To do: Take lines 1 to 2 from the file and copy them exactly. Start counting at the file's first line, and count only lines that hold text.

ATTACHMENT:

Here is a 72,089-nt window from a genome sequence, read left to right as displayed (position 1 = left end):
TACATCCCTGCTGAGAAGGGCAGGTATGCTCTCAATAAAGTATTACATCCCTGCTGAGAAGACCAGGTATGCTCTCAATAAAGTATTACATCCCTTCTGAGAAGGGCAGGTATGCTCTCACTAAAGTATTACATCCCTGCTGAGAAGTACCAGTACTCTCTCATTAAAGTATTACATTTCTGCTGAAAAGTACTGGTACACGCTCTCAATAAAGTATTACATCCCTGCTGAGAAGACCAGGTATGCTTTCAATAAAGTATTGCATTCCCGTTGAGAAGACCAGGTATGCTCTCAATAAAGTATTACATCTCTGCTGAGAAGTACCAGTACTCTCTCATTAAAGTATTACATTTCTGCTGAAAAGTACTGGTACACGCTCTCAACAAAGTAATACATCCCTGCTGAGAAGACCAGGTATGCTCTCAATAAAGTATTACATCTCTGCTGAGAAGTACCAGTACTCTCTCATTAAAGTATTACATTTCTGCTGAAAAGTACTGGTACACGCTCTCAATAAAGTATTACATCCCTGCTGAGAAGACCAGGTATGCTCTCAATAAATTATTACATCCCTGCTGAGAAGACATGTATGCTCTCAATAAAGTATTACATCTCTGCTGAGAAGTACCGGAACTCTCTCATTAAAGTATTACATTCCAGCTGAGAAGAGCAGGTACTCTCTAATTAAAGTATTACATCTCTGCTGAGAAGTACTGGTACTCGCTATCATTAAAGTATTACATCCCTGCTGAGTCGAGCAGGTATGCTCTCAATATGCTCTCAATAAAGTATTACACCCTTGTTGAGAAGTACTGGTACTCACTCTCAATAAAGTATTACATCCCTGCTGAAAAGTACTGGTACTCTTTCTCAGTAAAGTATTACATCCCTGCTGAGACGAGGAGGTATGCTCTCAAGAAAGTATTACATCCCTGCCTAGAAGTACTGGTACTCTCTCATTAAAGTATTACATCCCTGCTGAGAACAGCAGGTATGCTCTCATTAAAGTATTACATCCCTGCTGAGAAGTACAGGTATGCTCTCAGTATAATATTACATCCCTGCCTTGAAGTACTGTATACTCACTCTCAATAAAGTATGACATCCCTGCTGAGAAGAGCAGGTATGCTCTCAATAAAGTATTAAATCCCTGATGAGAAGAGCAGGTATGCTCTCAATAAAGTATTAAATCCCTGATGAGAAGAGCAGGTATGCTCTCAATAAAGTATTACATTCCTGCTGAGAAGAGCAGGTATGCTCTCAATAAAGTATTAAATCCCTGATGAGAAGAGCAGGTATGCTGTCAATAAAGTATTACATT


Here is a 72,089-nt window from a genome sequence, read left to right as displayed (position 1 = left end):
TACATCCCTGCTGAGAAGGGCAGGTATGCTCTCAATAAAGTATTACATCCCTGCTGAGAAGACCAGGTATGCTCTCAATAAAGTATTACATCCCTTCTGAGAAGGGCAGGTATGCTCTCACTAAAGTATTACATCCCTGCTGAGAAGTACCAGTACTCTCTCATTAAAGTATTACATTTCTGCTGAAAAGTACTGGTACACGCTCTCAATAAAGTATTACATCCCTGCTGAGAAGACCAGGTATGCTTTCAATAAAGTATTGCATTCCCGTTGAGAAGACCAGGTATGCTCTCAATAAAGTATTACATCTCTGCTGAGAAGTACCAGTACTCTCTCATTAAAGTATTACATTTCTGCTGAAAAGTACTGGTACACGCTCTCAACAAAGTAATACATCCCTGCTGAGAAGACCAGGTATGCTCTCAATAAAGTATTACATCTCTGCTGAGAAGTACCAGTACTCTCTCATTAAAGTATTACATTTCTGCTGAAAAGTACTGGTACACGCTCTCAATAAAGTATTACATCCCTGCTGAGAAGACCAGGTATGCTCTCAATAAATTATTACATCCCTGCTGAGAAGACATGTATGCTCTCAATAAAGTATTACATCTCTGCTGAGAAGTACCGGAACTCTCTCATTAAAGTATTACATTCCAGCTGAGAAGAGCAGGTACTCTCTAATTAAAGTATTACATCTCTGCTGAGAAGTACTGGTACTCGCTATCATTAAAGTATTACATCCCTGCTGAGTCGAGCAGGTATGCTCTCAATATGCTCTCAATAAAGTATTACACCCTTGTTGAGAAGTACTGGTACTCACTCTCAATAAAGTATTACATCCCTGCTGAAAAGTACTGGTACTCTTTCTCAGTAAAGTATTACATCCCTGCTGAGACGAGGAGGTATGCTCTCAAGAAAGTATTACATCCCTGCCTAGAAGTACTGGTACTCTCTCATTAAAGTATTACATCCCTGCTGAGAACAGCAGGTATGCTCTCATTAAAGTATTACATCCCTGCTGAGAAGTACAGGTATGCTCTCAGTATAATATTACATCCCTGCCTTGAAGTACTGTATACTCACTCTCAATAAAGTATGACATCCCTGCTGAGAAGAGCAGGTATGCTCTCAATAAAGTATTAAATCCCTGATGAGAAGAGCAGGTATGCTCTCAATAAAGTATTAAATCCCTGATGAGAAGAGCAGGTATGCTCTCAATAAAGTATTACATTCCTGCTGAGAAGAGCAGGTATGCTCTCAATAAAGTATTAAATCCCTGATGAGAAGAGCAGGTATGCTGTCAATAAAGTATTACATT